How eBay's radical efficiency plan benefits from employee engagement
<p>Dean Nelson has pushed data center efficiency and clean power for years. Now he's inspiring the eBay workforce to focus on these metrics. </p>
To hear more about how Dean Nelson is engaging eBay on data center efficiency and power sourcing, don't miss VERGE SF Oct. 14-17.
This week, eBay will take the wraps off a data center in Utah that is the first facility of its kind to use fuel cells from Bloom Energy as its primary source of onsite power.
It's just the latest demonstration of the e-commerce giant's radical approach to data center design. That master plan aims to create the highest possible productivity for its roughly 120 million customers -- who generated $175 billion in eBay-enabled commerce during 2012 -- while having the lowest possible impact on the planet.
"We want to make sure that our actual carbon emissions that are coming out of each one of these things is as low as possible," says former Sun Microsystems engineer and real estate guru Dean Nelson, who officially is eBay's vice president of global foundation services. (Not a hint of sustainability in that title.) "Then, that rolls back more into the renewable energy pieces of it."
Over the past four years, Nelson has inspired eBay to push the envelope in both energy efficiency and clean power sourcing. Its "Project Mercury" modular data center facility in Phoenix boasts one of the best power usage effectiveness (PUE) measures around, an average of 1.2 depending on the time of year, despite being in the desert. (PUE measures the ratio of electricity needed for cooling IT equipment versus the amount of power needed to run the servers, network and other infrastructure gear. The "ideal" score is 1.) Despite its hot location, the facility can use outside air to "free cool" the technology year-round.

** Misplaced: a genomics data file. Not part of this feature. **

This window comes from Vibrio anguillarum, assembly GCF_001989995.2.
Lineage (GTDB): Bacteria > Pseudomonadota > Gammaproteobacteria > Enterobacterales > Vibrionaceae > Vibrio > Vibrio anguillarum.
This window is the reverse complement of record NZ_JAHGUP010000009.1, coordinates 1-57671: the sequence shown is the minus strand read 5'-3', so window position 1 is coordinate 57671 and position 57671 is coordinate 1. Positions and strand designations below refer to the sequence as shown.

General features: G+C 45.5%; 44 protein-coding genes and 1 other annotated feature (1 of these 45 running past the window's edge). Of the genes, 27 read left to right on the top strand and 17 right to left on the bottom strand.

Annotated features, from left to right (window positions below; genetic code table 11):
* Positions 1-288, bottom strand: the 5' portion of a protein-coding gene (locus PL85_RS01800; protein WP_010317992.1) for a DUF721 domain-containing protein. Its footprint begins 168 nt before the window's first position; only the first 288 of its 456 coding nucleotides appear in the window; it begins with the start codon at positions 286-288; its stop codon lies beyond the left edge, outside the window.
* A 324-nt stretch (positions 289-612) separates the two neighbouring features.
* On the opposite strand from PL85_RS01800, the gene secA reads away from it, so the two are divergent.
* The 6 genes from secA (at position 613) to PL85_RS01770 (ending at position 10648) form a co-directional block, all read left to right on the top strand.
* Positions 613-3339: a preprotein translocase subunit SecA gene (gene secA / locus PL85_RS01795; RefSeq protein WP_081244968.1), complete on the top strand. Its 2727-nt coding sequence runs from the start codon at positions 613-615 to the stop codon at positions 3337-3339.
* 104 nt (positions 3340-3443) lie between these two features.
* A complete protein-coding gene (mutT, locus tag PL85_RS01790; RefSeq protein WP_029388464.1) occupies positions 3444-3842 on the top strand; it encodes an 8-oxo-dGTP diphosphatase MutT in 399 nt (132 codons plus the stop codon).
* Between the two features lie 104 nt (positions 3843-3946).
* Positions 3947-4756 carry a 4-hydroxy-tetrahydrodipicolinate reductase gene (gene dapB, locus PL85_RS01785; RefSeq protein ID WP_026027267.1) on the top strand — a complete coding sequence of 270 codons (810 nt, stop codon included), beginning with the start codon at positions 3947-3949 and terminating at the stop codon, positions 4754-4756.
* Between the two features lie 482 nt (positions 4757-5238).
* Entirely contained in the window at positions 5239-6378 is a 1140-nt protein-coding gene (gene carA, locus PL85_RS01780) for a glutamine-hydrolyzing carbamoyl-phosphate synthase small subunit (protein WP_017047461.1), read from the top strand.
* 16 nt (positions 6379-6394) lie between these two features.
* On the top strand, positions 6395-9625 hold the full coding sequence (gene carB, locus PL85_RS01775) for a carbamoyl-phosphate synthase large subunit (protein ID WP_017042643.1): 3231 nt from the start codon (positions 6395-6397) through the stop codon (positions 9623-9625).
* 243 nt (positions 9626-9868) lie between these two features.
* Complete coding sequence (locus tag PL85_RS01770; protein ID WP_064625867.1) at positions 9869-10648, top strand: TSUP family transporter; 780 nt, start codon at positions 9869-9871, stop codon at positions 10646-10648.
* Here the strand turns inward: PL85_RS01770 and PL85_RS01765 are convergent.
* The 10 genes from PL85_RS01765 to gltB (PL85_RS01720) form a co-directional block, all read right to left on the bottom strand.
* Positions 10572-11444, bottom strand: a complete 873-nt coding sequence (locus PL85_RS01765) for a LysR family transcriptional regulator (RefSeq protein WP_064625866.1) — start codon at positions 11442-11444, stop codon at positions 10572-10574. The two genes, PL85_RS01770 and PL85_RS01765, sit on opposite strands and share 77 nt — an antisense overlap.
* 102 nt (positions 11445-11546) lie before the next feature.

"Project Topaz" in Utah boasts similar innovations, including innovative water reuse strategies as well as the company's biggest on-site solar installation at 665 kilowatts. The swatch of panels covers 72,000 square feet, contributing about 10 percent of the power needed to run the facility. eBay actually lobbied for legislative changes within the state in order to make the project happen.
Much of this was somewhat invisible to the average eBay developer or product manager until earlier this year, when Nelson unfurled a Digital Service Efficiency (DSE) dashboard that helps interpret the link between IT infrastructure efficiency and the company's performance along cost, revenue and environmental lines.
The methodology (PDF) is applied to pools of servers across the company (about 52,000) and that visibility already has resulted in dramatic results, Nelson says.
During the second quarter, eBay's carbon impact per 1,000 URLs was down by 2 percent, while the number of URLs visited per kilowatt-hour rose 12 percent. The DSE metric has enabled teams across the 30,000-person company to gain much deeper insight into the impact of their individual actions and decisions.